No Wrong Plan: Day 4 – Pigmans Ferry to North Mountain on the C&O Canal Towpath and the Western Maryland Rail Trail

Whippoorwill’s make an amazing alarm clock. As to peepers. And croakers. And honkers.

Okay. I’ll get up already!

Kevin reported hearing a couple of very large animals near our campsite. We initially thought it could be bears but it turned out to be cows foraging in the weeds a few yards away in the dark.

Ryan and Kevin had coffee using Kevin’s coffee gizmo. Ryan made some oatmeal. I made do with the fruit in my belly from last night. We talked a bit with Anti-Meth Man. He was incredibly organized. I suppose you have to be if everything has to fit on your back.

We rode off into the tunnel of green. I wasn’t drinking much because of my distaste for iodine and metallic well water. The fuel from the fruit was soon used up. I was running on empty looking forward to going to Bill’s Place in Little Orleans. It’s a landmark on the Canal that I have heard much about.

The first order of business though was the Paw Paw tunnel. This 3,100 foot tunnel is lined inside with bricks. It’s incredibly dark. The path is narrow and the footing is all kinds of bad. Sometimes there is washboard, sometimes puddles, a rock or two to trip over. It takes quite a while to get through to the other side. Lights are most definitely recommended.

One the eastern side there is a boardwalk that could use a little work. It gets you over some rather nasty looking rocks though.

Temperatures today were noticeably cooler than the 60s and 70s of the previous three days. We wore layers and hardly noticed.

Flowers everywhere.DSCN3912_1039

River vistas.

Bumps on the trail.

We rode on fumes and stopped at a clearing after about 30 miles. There was a building over there but we were focussed on getting to Bill’s Place. After a short rest we rode on. In 4.7 miles we stopped again at the turn off for the Western Maryland Rail Trail. A sign said Hancock 11 miles east, Little Orleans 4.7 miles west. We had missed Bill’s Place. We stopped right near it but didn’t see it for our fatigue.

We decided not to DSCN3914_1041backtrack and moved over to the paved WMRT.

Normally we would be zooming along but we were gassed. This was one of those times that you put your head down and just get it done.

We pulled into Handcock. At a bike shop Ryan topped off his rear tire. I bought some snacks and inhaled most of them. The bike shop folks gave us directions to a place with beer and burgers and we headed there for lunch.

I had been trying not to eat meat on this trip but this became futile. ‘Merica. We expected humongous burgers for some reason. We got hockey pucks. Fortunately, we threw dietary caution to the wind and ordered up some cheese fries. I find these disgusting but we needed CALORIES!!!  I ordered coffee. There I was at a bar in rural Maryland with two grimy bike riders alternating drinks between water, beer, and coffee. There are no rules on a bike tour.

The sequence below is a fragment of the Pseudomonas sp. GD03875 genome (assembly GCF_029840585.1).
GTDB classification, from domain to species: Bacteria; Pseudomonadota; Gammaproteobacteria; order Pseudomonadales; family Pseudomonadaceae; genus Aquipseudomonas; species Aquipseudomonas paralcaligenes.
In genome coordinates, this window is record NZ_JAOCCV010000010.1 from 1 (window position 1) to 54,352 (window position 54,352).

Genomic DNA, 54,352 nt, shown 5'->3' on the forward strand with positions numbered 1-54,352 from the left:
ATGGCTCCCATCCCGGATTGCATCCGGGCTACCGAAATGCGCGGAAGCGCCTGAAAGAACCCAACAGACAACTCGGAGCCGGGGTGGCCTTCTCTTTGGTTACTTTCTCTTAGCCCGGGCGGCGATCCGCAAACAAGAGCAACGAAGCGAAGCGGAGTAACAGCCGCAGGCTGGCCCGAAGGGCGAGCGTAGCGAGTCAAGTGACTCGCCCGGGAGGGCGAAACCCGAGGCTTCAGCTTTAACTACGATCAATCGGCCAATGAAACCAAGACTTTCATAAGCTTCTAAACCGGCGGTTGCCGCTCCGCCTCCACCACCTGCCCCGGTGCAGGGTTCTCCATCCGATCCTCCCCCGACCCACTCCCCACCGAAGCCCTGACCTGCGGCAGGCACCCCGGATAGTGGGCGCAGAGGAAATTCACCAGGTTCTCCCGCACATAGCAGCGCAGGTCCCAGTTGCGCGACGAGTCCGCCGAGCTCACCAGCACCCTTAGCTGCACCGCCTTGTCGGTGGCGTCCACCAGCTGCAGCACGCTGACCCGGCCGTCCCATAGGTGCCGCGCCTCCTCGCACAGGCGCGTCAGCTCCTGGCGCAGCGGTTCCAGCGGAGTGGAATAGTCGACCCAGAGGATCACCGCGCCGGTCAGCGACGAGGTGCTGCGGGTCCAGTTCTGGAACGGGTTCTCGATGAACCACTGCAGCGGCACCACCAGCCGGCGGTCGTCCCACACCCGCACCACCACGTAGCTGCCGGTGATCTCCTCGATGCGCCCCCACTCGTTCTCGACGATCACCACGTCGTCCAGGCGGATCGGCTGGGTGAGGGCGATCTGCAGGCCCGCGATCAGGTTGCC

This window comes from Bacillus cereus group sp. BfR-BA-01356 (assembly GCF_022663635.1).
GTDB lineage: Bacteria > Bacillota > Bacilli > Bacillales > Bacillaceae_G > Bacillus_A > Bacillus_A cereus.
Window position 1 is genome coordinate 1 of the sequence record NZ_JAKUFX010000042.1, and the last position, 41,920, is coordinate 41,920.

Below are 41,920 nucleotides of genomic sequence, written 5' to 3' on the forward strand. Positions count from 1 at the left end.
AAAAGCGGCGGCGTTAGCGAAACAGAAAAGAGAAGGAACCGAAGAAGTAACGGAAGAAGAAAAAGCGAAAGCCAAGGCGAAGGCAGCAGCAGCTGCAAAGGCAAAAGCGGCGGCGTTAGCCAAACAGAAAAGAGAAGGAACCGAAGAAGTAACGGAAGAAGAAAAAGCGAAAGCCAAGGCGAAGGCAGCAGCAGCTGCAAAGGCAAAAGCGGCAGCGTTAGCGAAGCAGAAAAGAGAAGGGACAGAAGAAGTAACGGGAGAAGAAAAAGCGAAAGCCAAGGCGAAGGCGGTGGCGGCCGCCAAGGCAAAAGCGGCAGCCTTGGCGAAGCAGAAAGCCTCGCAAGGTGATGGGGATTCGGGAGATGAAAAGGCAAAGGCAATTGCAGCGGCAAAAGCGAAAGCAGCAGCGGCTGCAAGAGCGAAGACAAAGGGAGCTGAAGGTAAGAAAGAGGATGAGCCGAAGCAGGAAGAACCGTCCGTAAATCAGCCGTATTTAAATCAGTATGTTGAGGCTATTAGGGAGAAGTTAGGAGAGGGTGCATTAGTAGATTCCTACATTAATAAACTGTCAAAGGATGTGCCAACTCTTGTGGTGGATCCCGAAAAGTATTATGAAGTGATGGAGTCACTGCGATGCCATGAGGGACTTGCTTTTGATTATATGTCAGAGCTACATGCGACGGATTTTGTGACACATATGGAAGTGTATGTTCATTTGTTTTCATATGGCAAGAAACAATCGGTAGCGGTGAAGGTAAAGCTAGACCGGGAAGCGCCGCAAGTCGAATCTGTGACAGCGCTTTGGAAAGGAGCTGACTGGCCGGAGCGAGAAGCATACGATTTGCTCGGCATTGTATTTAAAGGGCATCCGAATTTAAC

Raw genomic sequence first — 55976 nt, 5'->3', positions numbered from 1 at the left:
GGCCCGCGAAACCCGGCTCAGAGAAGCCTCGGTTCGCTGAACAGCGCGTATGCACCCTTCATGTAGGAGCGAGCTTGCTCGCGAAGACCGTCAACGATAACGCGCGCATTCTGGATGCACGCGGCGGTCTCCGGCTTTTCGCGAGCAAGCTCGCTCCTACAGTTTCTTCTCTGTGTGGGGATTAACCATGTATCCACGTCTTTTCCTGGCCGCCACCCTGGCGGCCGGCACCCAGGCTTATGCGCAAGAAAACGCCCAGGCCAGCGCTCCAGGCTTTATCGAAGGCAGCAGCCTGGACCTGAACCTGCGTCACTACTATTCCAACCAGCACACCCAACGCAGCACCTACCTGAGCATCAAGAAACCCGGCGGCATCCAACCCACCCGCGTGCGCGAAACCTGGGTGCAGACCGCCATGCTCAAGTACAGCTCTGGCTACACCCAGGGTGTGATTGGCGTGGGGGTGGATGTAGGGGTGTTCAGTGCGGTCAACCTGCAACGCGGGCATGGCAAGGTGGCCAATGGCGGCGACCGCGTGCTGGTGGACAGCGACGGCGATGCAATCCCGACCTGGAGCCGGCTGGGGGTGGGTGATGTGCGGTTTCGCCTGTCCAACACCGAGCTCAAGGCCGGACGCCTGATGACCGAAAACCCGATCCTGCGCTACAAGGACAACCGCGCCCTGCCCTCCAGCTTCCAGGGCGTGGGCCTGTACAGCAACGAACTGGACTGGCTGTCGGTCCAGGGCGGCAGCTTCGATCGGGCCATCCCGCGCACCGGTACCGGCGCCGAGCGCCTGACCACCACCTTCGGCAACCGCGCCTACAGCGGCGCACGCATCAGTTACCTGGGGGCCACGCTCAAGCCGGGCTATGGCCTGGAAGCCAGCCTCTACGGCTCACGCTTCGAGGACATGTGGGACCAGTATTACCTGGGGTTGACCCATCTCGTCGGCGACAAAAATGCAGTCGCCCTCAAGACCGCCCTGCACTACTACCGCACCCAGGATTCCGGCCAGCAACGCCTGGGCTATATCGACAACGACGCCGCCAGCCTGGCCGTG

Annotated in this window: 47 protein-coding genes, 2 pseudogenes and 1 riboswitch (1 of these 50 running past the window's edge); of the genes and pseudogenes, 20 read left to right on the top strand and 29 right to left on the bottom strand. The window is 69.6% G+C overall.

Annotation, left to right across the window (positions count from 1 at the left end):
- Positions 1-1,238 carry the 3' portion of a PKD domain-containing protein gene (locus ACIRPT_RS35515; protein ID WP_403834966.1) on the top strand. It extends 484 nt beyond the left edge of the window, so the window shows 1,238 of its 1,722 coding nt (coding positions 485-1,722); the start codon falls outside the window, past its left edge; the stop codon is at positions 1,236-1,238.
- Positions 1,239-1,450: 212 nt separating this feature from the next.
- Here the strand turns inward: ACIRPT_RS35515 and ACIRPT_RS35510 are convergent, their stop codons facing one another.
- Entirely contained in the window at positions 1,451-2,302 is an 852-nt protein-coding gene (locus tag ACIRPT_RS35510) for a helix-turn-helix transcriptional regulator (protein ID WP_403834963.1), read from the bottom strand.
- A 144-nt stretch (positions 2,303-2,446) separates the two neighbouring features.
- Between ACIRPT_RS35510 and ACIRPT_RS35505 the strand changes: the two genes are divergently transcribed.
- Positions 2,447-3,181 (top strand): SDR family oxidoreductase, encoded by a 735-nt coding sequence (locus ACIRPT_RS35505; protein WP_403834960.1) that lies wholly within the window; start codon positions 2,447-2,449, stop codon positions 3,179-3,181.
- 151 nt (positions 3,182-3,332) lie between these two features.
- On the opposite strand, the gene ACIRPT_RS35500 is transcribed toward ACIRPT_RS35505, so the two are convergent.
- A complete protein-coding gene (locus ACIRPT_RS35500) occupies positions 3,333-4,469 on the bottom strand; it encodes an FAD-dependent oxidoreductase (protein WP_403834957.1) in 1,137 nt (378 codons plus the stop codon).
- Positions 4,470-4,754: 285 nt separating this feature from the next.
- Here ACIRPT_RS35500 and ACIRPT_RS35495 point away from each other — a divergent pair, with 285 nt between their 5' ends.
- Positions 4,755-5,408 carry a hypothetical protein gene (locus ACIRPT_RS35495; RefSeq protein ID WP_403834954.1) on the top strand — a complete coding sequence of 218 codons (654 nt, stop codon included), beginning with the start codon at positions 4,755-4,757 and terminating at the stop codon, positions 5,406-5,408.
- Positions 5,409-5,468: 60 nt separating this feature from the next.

The barkeep filled our water bottles and gave us directions to a produce store up the road. Apparently “produce” means junk food because there was nothing but snacks, candies, jellies and breads at this place. Kevin and I bought some Hancock produce and we headed back to the WMRT on a rocky access path.

BAM!

Ryan’s rear tire blew. We decided it was time to pull out one of his new tires and give up the old one to the bike gods. And then we rolled on.

Near Fort Frederick we cut back over to the towpath where we met a volunteer trail ranger on a Sun Tomahawk recumbent. He and I talked ‘bents and he reassured me that recumbents are a much more comfortable ride on the towpath. Yeah, well.

We were near a pay campsite but the ranger advised us of a free site not too far up the trail so we headed there. The North Mountain site was down a bumpy decline from the trail. It was nice though. We could hear the trains rolling along the tracks across the river in West Virginia but the trees dampened the sound. Or so I thought.

I ate all my junk food in one go. I would pay for this will gyrating blood sugar and reflux for the next 12 hours. Dumb.

As we went to sleep the temperature dropped into the 40s. My sleeping bag is rated to 55 degrees. I wore all the clothes. No problemo.

We slept as if we had ridden 59 miles. Which we had.

Pix are over on my Flickr site.

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One thought on “No Wrong Plan: Day 4 – Pigmans Ferry to North Mountain on the C&O Canal Towpath and the Western Maryland Rail Trail

  1. I love reading others’ accounts of riding the C&O towpath mostly because we all have different experiences. Where you saw flowers, we enjoyed long autumn views into the woods. We had similarly cold nights in September. But one thing is the same: the towpath is beautiful but rough on bikes. I broke a fender because a stick was flung into the plastic. I expected to be able to relax and spin the pedals. Instead I was on constant alert, negotiating around sticks and stones lining the path. Still, I wouldn’t trade my tour for anything. I’m glad your adventure was similarly wonderful.

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